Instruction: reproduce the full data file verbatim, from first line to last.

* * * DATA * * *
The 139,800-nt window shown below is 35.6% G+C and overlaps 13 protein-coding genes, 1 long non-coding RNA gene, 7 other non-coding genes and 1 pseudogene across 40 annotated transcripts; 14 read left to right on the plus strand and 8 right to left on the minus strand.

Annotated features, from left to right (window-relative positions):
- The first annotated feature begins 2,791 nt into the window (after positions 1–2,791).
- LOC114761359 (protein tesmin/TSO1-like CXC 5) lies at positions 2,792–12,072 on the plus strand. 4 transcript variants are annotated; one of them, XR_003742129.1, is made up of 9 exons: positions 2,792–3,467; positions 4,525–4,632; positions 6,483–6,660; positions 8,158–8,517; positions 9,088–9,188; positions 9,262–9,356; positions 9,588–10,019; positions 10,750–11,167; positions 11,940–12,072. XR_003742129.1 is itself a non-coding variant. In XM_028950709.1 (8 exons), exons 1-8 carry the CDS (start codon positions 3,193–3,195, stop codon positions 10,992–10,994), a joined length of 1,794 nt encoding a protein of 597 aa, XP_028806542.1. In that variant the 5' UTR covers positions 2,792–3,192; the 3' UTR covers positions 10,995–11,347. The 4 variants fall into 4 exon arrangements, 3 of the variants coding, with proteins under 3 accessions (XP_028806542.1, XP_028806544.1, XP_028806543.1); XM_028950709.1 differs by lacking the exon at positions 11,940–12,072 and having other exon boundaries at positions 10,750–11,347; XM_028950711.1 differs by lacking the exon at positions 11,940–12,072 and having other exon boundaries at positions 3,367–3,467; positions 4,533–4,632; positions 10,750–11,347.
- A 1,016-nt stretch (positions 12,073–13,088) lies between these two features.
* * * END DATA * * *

The 139,800-nt window shown below is 35.6% G+C and overlaps 13 protein-coding genes, 1 long non-coding RNA gene, 7 other non-coding genes and 1 pseudogene across 40 annotated transcripts; 14 read left to right on the plus strand and 8 right to left on the minus strand.

Annotated features, from left to right (window-relative positions):
- The first annotated feature begins 2,791 nt into the window (after positions 1–2,791).
- LOC114761359 (protein tesmin/TSO1-like CXC 5) lies at positions 2,792–12,072 on the plus strand. 4 transcript variants are annotated; one of them, XR_003742129.1, is made up of 9 exons: positions 2,792–3,467; positions 4,525–4,632; positions 6,483–6,660; positions 8,158–8,517; positions 9,088–9,188; positions 9,262–9,356; positions 9,588–10,019; positions 10,750–11,167; positions 11,940–12,072. XR_003742129.1 is itself a non-coding variant. In XM_028950709.1 (8 exons), exons 1-8 carry the CDS (start codon positions 3,193–3,195, stop codon positions 10,992–10,994), a joined length of 1,794 nt encoding a protein of 597 aa, XP_028806542.1. In that variant the 5' UTR covers positions 2,792–3,192; the 3' UTR covers positions 10,995–11,347. The 4 variants fall into 4 exon arrangements, 3 of the variants coding, with proteins under 3 accessions (XP_028806542.1, XP_028806544.1, XP_028806543.1); XM_028950709.1 differs by lacking the exon at positions 11,940–12,072 and having other exon boundaries at positions 10,750–11,347; XM_028950711.1 differs by lacking the exon at positions 11,940–12,072 and having other exon boundaries at positions 3,367–3,467; positions 4,533–4,632; positions 10,750–11,347.
- A 1,016-nt stretch (positions 12,073–13,088) lies between these two features.